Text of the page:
Project Description: Soiled
Soiled is the project name for the School of Visual Arts’ participation in the Art and Design track of the 2015 iGEM competition. The project consists of a speculative mobile device and a multimedia installation denoting the respective results of soil samples collected throughout the New York metropolitan area.
The installation functions as both a data representation of our sampling sites and additionally relies on aesthetic principles of investigation. Composed of computer generated cut¬outs in the shapes of the five boroughs of New York City, the works are fabricated from compressed board, lucite sheets and LED lights. As a visual representation, the installation is consistent with the scientific processes of creating chemical color reactions. Color, which crosses the boundaries between art and science as a perceptual marker, is of extreme importance in both practices, pointing at once to the ways knowledge is produced.
In February 2016 a formal art exhibition will be held at the School of Visual Arts Gallery in Chelsea (NYC) to highlight the aesthetic and conceptual aspects of the work as a whole. Various parts of the jamboree installation along with reagents, consumables, prototypes, and graphics will be displayed with descriptions about the piece and statements from the student artists who took part in the competition.
If you are what you eat, then you are what your food eats.
With the recent trend of urban gardening flourishing in metropolitan areas it may be time to evaluate what is in our plant’s soil. The five boroughs of New York City are no exception. From the backyard gardens to the rooftop farms, New Yorkers of all ages have taken up the quest for do-it-yourself edible and ornamental greenery. Many citizens assume their backyard is a “clean” place well suited for planting vegetables and flowers. This may not be the case. Soil health is important for the home gardener; however, most of the methods for determining said health use chemicals that are toxic. It is the intention of Soiled to develop an alternative non-toxic and reliable method for processing soil samples.
Microfluidic cartridge and portable compatible device
For our project we ultimately decided to work with colors of the landscape, both of which are instrumental to the fields of art and science. Color is a subjective sensation in which photons report to the brain in your visual system. Placed side by side colors are mixed by the eye itself as impression, as demonstrated in Claude Monet’s work. As artists, the notion of applying color as a means of depicting a landscape is nothing new, so naturally we were intrigued by the potential of using colorimetric analysis of soil nutrients to generate color profiles of locations sampled.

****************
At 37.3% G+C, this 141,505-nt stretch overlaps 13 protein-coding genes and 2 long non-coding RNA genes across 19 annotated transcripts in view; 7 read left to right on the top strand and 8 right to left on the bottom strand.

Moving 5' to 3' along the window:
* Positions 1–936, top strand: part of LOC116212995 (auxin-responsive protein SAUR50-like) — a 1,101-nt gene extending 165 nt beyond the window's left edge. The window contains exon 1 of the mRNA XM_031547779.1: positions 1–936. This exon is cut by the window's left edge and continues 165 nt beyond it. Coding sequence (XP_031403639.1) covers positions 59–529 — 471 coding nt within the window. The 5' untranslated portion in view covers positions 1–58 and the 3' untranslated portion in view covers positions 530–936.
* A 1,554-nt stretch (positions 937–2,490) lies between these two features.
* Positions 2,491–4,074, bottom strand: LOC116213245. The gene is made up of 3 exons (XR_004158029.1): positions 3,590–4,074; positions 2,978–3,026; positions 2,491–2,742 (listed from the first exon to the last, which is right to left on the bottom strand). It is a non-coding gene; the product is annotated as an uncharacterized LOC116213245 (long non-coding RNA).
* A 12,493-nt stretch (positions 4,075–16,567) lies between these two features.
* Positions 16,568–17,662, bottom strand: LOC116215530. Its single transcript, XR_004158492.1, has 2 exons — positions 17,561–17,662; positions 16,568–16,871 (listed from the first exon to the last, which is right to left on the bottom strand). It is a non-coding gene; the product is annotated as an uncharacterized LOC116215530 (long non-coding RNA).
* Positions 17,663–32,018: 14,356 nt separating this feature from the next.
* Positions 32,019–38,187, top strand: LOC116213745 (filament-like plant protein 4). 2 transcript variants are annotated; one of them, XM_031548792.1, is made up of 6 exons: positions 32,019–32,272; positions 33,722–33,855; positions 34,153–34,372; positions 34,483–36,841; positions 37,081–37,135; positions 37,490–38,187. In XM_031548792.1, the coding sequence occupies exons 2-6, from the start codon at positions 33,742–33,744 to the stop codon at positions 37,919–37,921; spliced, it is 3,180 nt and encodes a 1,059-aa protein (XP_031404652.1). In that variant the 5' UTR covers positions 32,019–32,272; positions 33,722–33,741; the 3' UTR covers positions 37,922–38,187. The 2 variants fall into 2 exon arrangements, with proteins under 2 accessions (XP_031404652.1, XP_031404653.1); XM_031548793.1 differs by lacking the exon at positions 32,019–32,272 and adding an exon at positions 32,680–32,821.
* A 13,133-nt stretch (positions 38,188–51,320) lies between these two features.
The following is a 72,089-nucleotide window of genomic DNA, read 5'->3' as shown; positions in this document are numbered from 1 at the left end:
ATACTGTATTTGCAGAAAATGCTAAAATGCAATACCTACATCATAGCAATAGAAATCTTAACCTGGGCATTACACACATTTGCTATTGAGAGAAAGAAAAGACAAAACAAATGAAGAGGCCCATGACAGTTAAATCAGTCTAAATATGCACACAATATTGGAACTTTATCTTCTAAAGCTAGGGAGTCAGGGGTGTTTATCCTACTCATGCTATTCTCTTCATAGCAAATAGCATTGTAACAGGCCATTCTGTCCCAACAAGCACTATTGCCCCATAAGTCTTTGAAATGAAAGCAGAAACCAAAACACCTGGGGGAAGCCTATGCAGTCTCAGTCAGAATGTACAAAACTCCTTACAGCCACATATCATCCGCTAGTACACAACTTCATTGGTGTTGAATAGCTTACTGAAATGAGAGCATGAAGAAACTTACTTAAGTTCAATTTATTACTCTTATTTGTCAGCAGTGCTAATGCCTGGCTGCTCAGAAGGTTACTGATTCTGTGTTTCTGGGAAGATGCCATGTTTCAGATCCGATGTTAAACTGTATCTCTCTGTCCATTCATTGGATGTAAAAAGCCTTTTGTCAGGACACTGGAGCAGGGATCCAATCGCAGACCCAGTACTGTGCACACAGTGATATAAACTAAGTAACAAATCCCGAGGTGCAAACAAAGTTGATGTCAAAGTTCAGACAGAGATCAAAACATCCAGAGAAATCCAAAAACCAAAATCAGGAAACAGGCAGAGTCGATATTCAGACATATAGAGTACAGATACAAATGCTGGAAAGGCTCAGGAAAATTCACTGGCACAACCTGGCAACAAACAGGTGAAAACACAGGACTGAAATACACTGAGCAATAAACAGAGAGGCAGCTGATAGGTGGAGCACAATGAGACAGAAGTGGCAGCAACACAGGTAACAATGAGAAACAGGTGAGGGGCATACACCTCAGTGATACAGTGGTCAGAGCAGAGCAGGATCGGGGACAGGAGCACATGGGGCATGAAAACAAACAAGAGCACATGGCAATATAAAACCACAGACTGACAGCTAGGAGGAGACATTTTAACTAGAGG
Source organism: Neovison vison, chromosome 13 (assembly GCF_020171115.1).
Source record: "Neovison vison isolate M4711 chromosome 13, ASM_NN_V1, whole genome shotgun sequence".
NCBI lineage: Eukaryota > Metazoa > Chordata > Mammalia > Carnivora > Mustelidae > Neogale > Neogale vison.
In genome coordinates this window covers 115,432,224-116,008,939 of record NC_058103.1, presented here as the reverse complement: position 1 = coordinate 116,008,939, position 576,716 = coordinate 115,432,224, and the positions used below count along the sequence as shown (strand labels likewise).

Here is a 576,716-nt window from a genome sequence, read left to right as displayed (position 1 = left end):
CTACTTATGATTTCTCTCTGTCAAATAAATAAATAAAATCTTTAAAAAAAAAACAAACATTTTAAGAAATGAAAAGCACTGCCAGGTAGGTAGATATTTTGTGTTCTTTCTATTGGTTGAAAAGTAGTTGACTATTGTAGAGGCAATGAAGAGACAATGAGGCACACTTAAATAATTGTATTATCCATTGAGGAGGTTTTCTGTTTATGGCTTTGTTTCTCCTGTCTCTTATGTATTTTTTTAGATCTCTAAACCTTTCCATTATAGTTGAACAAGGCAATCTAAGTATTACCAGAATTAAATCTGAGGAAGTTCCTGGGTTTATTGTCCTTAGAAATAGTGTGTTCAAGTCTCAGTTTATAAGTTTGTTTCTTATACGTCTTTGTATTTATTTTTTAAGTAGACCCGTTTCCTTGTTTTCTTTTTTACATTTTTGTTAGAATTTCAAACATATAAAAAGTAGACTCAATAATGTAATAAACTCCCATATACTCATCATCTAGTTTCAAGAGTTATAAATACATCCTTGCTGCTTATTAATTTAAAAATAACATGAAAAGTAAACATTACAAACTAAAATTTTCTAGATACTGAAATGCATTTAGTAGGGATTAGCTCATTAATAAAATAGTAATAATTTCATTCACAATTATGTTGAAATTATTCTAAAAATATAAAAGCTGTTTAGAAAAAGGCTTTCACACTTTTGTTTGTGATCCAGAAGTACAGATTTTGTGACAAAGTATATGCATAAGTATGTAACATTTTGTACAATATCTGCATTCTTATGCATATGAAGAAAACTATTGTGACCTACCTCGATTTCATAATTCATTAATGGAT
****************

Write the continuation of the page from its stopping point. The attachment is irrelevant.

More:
By replacing the toxic chemical based laboratory standard of soil analysis with a colorimetric biological analog we can provide a safer alternative. We will genetically engineer E.coli K-12 to express various chromoproteins in the presence of molecules that pertain to soil and plant nutrition. Our plan is to produce a microfluidic chip that will house the necessary reagents, biological or otherwise. Any harmful materials that cannot be replaced will be minimized and sequestered within the device to limit the user’s exposure to potential biological and/or chemical hazards. The microfluidic cartridge will be loaded into a portable device and integrated with compatible technologies, such as a phone and it’s case. The “color data” can be captured and measured by the phone’s camera, eliminating human error. This data will be instantly uploaded into an app that provides accurate feedback regarding what crops are ideal for the current soil conditions and what measures need to be taken to adjust soil for desired crops.